1777 – Philadelphia was occupied by British troops during the American Revolutionary War.
1789 – Thomas Jefferson was appointed America’s first Secretary of State. John Jay was appointed the first chief justice of the U.S. Samuel Osgood was appointed the first Postmaster-General. Edmund Jennings Randolph was appointed the first Attorney General.
1892 – “The King of Marches” was introduced to the general public.
1908 – Ed Eulbach of the Chicago Cubs became the first baseball player to pitch both games of a doubleheader and win both with shutouts.
1908 – In “The Saturday Evening Post” an ad for the Edison Phonograph appeared.
1914 – The U.S. Federal Trade Commission was established.
1918 – During World War I, the Meuse-Argonne offensive against the Germans began. It was the final Allied offensive on the western front.
1950 – U.N. troops recaptured the South Korean capital of Seoul from the North Koreans during the Korean Conflict.
1955 – The New York Stock Exchange suffered its worst decline since 1929 when the word was released concerning U.S. President Eisenhower’s heart attack.
1960 – The first televised debate between presidential candidates Richard M. Nixon and John F. Kennedy took place in Chicago, IL.
1962 – “The Beverly Hillbillies” premiered on CBS-TV.
1964 – “Gilligan’s Island” premiered on CBS-TV. The show aired for the last time on September 4, 1967.
1969 – “The Brady Bunch” series premiered on ABC-TV.
1980 – The Cuban government abruptly closed Mariel Harbor to end the freedom flotilla of Cuban refugees that began the previous April.
1981 – The Boeing 767 made its maiden flight in Everett, WA.
1984 – Britain and China initialed a draft agreement on the future of Hong Kong when the Chinese take over ruling the British Colony.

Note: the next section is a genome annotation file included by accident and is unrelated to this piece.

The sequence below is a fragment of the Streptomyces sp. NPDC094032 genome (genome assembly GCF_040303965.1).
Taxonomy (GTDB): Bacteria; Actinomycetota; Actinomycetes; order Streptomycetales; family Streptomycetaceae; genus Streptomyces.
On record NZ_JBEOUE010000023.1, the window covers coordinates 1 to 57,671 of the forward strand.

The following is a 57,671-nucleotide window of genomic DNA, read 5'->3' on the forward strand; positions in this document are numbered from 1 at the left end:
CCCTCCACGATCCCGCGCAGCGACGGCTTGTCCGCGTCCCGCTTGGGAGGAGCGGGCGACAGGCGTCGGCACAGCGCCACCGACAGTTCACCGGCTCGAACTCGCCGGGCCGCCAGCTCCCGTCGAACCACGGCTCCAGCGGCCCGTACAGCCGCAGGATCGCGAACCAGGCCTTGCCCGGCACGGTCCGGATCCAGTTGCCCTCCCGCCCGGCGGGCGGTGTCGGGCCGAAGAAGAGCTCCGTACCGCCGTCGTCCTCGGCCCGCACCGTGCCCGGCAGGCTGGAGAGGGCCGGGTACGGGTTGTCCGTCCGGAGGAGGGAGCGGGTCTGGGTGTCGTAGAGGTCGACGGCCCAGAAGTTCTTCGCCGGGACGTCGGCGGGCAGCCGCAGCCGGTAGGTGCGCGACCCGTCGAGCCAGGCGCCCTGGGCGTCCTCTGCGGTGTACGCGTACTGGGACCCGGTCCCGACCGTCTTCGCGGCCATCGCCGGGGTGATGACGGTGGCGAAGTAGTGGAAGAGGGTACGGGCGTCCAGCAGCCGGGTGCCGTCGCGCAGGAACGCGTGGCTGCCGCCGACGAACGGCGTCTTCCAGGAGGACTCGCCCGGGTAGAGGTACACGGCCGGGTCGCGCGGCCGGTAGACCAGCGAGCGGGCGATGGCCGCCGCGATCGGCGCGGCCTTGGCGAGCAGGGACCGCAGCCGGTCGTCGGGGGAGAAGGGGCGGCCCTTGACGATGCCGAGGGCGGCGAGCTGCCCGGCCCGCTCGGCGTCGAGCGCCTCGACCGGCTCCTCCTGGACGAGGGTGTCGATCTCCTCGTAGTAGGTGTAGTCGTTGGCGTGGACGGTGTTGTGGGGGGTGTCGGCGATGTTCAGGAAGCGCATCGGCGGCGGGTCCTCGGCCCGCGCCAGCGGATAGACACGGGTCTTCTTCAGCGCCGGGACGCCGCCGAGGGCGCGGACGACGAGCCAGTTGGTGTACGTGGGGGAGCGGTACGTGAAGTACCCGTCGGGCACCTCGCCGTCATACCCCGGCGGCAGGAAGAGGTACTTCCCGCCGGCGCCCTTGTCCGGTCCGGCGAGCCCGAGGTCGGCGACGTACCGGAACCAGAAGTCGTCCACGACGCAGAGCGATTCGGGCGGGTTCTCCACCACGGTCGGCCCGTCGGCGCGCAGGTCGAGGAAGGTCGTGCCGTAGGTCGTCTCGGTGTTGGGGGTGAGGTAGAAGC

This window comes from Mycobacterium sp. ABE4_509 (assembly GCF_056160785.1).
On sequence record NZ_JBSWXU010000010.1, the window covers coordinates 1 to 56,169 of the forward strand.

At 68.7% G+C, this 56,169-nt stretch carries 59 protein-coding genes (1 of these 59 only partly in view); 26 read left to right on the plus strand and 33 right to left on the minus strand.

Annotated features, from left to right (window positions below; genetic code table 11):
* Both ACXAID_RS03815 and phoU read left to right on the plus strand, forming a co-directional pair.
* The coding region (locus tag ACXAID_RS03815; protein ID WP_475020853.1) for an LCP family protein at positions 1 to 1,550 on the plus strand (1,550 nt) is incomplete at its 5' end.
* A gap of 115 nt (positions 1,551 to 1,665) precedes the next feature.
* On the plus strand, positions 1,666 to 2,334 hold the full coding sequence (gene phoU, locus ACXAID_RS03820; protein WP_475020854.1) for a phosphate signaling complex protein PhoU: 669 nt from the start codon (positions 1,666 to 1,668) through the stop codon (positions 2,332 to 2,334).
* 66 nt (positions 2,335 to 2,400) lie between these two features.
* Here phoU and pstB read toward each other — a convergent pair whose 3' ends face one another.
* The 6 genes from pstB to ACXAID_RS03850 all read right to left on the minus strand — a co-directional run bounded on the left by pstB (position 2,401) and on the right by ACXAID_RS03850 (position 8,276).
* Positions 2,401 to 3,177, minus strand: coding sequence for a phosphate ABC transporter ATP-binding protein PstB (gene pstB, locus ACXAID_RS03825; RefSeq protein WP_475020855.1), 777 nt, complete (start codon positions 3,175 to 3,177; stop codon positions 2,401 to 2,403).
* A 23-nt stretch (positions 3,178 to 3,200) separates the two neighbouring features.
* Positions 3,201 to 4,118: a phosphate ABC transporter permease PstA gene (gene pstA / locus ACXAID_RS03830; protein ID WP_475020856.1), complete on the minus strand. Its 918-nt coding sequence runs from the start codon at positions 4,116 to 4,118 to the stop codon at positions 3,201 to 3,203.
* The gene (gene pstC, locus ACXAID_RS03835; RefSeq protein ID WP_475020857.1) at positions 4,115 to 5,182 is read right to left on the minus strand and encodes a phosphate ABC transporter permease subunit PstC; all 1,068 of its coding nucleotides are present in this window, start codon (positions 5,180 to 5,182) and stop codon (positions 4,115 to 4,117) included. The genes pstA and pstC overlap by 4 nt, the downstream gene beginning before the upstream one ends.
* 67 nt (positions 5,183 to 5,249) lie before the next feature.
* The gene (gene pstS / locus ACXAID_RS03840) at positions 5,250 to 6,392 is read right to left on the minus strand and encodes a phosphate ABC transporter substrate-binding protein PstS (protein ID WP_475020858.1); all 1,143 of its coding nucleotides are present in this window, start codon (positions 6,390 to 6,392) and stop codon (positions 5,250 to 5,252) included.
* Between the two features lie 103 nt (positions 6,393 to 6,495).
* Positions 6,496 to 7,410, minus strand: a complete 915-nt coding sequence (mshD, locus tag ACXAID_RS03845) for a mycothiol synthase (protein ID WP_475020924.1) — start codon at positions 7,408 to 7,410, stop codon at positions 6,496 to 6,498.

1985 – Shamu was born at Sea World in Orlando, FL. Shamu was the first killer whale to survive being born in captivity.
1986 – The episode of “Dallas” that had Bobby Ewing returning from the dead was aired.
1986 – William H. Rehnquist became chief justice of the U.S. Supreme Court following the retirement of Warren Burger.
1990 – The Motion Picture Association of America announced that it had created a new rating. The new NC17 rating was to keep moviegoers under the age of 17 from seeing certain films.
1991 – Four men and four women began their two-year stay inside the “Biosphere II.” The project was intended to develop technology for future space colonies.
1991 – The U.S. Congress heard a plea from Kimberly Bergalis concerning mandatory AIDS testing for health care workers.
1993 – The eight people who had stayed in “Biosphere II” emerged from their sealed off environment.
1995 – The warring factions of Bosnia agreed on guidelines for elections and a future government.
1996 – Shannon Lucid returned to Earth after being in space for 188 days. she set a time record for a U.S. astronaut in space and in the world for time spent by a woman in space.
2000 – The U.S. House of Representatives passed the Born-Alive Infants Protection Act. The act states that an infant would be considered to have been born alive if he or she is completely extracted or expelled from the mother and breathes and has a beating heart and definite movement of the voluntary muscles.
2000 – Slobodan Milosevic conceded that Vojislav Kostunica had won Yugoslavia’s presidential election and declared a runoff. The declared runoff prompted mass protests.
2001 – In Kabul, Afghanistan, the abandoned U.S. Embassy was stormed by protesters. It was the largest anti-Amercian protest since the terror attacks on New York City and Washington, DC, on September 11.
2001 – Palestinian leader Yasser Arafat and Israeli Foreign Minister Shimon Peres announced plans to formalize a cease-fire and end a year of fighting in the region.